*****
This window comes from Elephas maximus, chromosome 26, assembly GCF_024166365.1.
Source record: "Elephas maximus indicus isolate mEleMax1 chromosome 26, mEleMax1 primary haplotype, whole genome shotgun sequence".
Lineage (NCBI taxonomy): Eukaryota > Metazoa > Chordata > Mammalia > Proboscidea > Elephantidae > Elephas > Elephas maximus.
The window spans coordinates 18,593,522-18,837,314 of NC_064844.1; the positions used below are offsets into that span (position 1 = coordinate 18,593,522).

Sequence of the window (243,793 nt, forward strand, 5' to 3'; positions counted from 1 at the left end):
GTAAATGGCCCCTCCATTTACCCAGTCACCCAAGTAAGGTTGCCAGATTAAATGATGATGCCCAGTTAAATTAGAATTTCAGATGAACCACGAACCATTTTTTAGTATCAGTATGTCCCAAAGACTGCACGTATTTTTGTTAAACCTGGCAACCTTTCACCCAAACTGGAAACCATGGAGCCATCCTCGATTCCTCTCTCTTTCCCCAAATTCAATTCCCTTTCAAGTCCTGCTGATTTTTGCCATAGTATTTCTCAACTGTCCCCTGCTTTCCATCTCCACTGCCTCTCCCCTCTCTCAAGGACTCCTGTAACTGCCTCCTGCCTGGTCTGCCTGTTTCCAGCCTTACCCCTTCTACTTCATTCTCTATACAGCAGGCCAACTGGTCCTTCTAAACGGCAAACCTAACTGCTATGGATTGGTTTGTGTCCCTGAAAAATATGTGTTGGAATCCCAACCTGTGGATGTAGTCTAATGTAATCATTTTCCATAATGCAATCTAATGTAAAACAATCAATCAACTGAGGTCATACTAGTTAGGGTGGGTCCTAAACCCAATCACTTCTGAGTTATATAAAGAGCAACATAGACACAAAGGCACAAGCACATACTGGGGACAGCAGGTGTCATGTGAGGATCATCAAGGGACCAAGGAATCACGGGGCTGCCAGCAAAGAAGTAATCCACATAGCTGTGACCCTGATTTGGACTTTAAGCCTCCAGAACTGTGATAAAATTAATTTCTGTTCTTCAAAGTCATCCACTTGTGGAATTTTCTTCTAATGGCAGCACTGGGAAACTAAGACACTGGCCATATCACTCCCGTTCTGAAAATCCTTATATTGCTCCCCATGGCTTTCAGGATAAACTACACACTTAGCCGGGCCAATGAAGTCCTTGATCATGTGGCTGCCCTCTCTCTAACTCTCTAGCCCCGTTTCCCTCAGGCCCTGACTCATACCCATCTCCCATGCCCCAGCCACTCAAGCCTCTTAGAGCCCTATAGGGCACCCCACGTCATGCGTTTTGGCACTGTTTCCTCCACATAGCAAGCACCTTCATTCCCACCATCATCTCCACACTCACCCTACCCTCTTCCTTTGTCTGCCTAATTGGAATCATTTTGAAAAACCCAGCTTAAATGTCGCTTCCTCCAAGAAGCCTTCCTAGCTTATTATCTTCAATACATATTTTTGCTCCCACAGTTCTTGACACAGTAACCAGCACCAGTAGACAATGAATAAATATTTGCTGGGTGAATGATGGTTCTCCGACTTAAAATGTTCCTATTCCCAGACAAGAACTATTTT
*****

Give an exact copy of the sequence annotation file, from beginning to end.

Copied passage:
This window comes from Elephas maximus, chromosome 26, assembly GCF_024166365.1.
Source record: "Elephas maximus indicus isolate mEleMax1 chromosome 26, mEleMax1 primary haplotype, whole genome shotgun sequence".
Lineage (NCBI taxonomy): Eukaryota > Metazoa > Chordata > Mammalia > Proboscidea > Elephantidae > Elephas > Elephas maximus.
The window spans coordinates 18,593,522-18,837,314 of NC_064844.1; the positions used below are offsets into that span (position 1 = coordinate 18,593,522).

Sequence of the window (243,793 nt, forward strand, 5' to 3'; positions counted from 1 at the left end):
GTAAATGGCCCCTCCATTTACCCAGTCACCCAAGTAAGGTTGCCAGATTAAATGATGATGCCCAGTTAAATTAGAATTTCAGATGAACCACGAACCATTTTTTAGTATCAGTATGTCCCAAAGACTGCACGTATTTTTGTTAAACCTGGCAACCTTTCACCCAAACTGGAAACCATGGAGCCATCCTCGATTCCTCTCTCTTTCCCCAAATTCAATTCCCTTTCAAGTCCTGCTGATTTTTGCCATAGTATTTCTCAACTGTCCCCTGCTTTCCATCTCCACTGCCTCTCCCCTCTCTCAAGGACTCCTGTAACTGCCTCCTGCCTGGTCTGCCTGTTTCCAGCCTTACCCCTTCTACTTCATTCTCTATACAGCAGGCCAACTGGTCCTTCTAAACGGCAAACCTAACTGCTATGGATTGGTTTGTGTCCCTGAAAAATATGTGTTGGAATCCCAACCTGTGGATGTAGTCTAATGTAATCATTTTCCATAATGCAATCTAATGTAAAACAATCAATCAACTGAGGTCATACTAGTTAGGGTGGGTCCTAAACCCAATCACTTCTGAGTTATATAAAGAGCAACATAGACACAAAGGCACAAGCACATACTGGGGACAGCAGGTGTCATGTGAGGATCATCAAGGGACCAAGGAATCACGGGGCTGCCAGCAAAGAAGTAATCCACATAGCTGTGACCCTGATTTGGACTTTAAGCCTCCAGAACTGTGATAAAATTAATTTCTGTTCTTCAAAGTCATCCACTTGTGGAATTTTCTTCTAATGGCAGCACTGGGAAACTAAGACACTGGCCATATCACTCCCGTTCTGAAAATCCTTATATTGCTCCCCATGGCTTTCAGGATAAACTACACACTTAGCCGGGCCAATGAAGTCCTTGATCATGTGGCTGCCCTCTCTCTAACTCTCTAGCCCCGTTTCCCTCAGGCCCTGACTCATACCCATCTCCCATGCCCCAGCCACTCAAGCCTCTTAGAGCCCTATAGGGCACCCCACGTCATGCGTTTTGGCACTGTTTCCTCCACATAGCAAGCACCTTCATTCCCACCATCATCTCCACACTCACCCTACCCTCTTCCTTTGTCTGCCTAATTGGAATCATTTTGAAAAACCCAGCTTAAATGTCGCTTCCTCCAAGAAGCCTTCCTAGCTTATTATCTTCAATACATATTTTTGCTCCCACAGTTCTTGACACAGTAACCAGCACCAGTAGACAATGAATAAATATTTGCTGGGTGAATGATGGTTCTCCGACTTAAAATGTTCCTATTCCCAGACAAGAACTATTTT